My recent post about watching planes from my deck reminded me of a phenomenon that is both a mystery and a treasure to me: the calm at twilight. Twilight is defined as the soft glowing light from the sky when the sun is below the horizon. It is caused by the refraction and scattering of the sun’s rays from the atmosphere. Because I spend so much time on my deck looking north from my house over the hundred-foot diameter pond surrounded by trees, I am often there at the end of the day during evening twilight, that brief period after sunset when the earth is still visible in the light from the dying sun. I have observed repeatedly that in the moments after the sun has disappeared below the horizon, all motion stops. Breezes still. Birds go silent. Tree limbs cease all motion. It is a time of peace unrivalled by any other except the morning twilight just before sunrise.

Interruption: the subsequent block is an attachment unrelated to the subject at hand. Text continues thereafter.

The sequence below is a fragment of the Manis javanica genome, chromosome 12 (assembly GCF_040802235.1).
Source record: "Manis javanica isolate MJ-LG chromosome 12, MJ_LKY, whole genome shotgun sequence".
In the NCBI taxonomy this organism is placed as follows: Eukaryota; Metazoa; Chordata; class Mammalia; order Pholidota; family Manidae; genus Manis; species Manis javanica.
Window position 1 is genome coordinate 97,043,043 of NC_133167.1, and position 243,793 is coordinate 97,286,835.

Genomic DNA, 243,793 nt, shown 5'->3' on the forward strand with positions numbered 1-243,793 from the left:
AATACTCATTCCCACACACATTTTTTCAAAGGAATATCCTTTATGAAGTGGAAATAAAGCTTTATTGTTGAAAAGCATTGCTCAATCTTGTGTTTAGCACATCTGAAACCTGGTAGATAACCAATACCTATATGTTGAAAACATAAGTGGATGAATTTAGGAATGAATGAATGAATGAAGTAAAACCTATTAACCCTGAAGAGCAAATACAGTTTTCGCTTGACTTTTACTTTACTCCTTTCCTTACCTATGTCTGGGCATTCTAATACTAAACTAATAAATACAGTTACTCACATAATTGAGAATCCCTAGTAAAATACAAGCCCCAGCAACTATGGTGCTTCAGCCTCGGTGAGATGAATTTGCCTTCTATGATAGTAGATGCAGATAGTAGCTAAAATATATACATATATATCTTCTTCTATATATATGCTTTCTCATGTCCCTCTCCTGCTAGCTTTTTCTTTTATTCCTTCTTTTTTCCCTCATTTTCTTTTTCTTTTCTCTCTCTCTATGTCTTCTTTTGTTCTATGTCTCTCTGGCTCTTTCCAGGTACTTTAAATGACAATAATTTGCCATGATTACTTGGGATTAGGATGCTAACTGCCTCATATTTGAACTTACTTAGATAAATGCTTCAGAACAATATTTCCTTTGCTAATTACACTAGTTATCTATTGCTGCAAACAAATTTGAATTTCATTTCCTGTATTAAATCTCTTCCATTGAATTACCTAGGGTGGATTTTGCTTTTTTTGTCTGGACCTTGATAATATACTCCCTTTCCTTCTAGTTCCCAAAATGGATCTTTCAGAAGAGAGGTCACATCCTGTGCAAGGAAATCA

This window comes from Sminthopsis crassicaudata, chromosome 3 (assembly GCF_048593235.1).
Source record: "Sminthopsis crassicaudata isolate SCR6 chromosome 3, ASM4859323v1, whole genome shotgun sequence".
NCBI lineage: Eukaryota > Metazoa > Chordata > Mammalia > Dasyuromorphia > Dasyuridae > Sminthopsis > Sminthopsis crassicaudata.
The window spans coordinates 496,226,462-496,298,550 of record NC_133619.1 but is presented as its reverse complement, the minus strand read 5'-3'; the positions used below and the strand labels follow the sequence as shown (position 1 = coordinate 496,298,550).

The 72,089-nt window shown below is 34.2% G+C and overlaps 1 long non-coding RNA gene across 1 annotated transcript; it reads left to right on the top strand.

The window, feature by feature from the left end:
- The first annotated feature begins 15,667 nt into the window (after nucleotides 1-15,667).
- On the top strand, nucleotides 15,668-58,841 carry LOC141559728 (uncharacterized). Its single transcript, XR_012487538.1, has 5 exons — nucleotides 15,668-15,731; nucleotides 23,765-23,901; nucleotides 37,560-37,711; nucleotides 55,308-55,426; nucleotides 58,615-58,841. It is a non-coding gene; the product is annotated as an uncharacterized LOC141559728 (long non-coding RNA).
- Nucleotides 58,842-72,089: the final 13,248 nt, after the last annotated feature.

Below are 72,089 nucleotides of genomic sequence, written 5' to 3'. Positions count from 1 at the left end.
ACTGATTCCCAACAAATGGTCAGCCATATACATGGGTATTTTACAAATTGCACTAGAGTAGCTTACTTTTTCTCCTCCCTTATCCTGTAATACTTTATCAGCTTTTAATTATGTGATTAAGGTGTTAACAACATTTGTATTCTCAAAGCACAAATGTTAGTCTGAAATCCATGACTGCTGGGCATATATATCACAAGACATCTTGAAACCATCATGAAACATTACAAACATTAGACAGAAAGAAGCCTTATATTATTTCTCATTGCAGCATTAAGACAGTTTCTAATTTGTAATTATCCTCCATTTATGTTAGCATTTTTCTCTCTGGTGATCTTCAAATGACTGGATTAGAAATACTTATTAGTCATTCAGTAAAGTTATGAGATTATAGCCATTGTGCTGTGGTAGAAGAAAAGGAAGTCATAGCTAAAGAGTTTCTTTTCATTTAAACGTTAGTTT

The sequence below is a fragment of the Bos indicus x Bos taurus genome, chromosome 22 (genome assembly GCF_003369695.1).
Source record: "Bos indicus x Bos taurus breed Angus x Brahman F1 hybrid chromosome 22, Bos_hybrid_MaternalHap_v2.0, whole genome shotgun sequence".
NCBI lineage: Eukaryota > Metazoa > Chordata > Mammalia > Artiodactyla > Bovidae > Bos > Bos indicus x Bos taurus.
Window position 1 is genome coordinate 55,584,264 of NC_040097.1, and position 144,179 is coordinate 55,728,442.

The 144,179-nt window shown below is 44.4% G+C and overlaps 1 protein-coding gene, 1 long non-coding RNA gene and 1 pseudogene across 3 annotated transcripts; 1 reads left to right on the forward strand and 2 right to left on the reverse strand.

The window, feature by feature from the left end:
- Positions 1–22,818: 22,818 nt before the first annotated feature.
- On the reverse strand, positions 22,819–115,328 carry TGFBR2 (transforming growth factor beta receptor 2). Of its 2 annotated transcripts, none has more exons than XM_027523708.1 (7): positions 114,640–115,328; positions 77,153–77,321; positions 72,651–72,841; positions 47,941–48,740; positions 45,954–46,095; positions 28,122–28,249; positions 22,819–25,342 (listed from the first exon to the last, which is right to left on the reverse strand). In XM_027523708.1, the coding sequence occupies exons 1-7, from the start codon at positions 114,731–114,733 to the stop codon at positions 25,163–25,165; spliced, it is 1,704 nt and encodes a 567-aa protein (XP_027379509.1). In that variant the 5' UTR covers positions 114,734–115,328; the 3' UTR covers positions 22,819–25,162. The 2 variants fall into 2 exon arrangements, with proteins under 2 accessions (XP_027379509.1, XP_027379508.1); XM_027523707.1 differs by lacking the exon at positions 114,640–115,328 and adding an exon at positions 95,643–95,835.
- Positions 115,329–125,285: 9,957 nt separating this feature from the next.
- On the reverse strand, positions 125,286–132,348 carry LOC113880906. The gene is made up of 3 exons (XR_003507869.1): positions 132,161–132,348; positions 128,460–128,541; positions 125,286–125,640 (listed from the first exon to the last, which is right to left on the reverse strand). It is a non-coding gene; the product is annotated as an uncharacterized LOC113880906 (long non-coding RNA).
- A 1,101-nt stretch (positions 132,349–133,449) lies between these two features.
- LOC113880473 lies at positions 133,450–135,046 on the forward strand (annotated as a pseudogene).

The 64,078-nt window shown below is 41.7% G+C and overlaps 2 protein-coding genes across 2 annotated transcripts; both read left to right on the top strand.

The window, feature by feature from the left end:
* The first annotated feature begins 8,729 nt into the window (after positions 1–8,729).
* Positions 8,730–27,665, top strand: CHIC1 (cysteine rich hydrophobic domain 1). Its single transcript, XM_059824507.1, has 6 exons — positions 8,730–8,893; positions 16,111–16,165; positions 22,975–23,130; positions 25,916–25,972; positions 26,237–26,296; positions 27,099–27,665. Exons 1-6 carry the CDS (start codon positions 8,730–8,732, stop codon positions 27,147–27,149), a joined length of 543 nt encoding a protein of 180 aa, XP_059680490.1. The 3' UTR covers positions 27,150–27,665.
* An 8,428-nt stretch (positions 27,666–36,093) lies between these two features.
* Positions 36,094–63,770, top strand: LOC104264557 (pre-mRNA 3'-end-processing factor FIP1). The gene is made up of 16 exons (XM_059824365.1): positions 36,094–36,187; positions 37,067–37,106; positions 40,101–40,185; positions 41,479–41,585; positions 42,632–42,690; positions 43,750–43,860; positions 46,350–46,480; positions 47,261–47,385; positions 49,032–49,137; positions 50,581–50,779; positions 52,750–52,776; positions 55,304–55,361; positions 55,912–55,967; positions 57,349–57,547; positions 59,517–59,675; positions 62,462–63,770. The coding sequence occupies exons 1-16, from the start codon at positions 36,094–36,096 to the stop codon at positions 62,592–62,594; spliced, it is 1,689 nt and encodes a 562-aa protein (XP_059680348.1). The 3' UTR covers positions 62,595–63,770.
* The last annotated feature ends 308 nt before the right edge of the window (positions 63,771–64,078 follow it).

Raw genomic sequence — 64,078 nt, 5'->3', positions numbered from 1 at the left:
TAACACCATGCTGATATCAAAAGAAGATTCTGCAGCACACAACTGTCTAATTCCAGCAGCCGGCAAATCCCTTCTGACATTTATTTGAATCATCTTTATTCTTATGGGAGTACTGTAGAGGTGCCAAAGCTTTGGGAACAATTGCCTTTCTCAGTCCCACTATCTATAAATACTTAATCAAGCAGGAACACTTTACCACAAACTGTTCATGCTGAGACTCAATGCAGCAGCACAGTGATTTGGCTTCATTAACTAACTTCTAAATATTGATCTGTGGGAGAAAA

Evening twilight is brief. Then comes night, a peaceful but lively time, filled with the noises and movements of night creatures—animals, insects, and reptiles that can become quite noisy, especially frogs, katydids, and crickets. Temperature permitting, I leave open at night my bedroom windows and let the chorus of night creatures serenade me to sleep.
And when I waken in the morning, nearly always before dawn, I witness again the calm of twilight as sky lights up before the sun rises.
So I claim twilight, both morning and night, as my time—a brief moment of unparalleled peace. May I enjoy it as long as I live.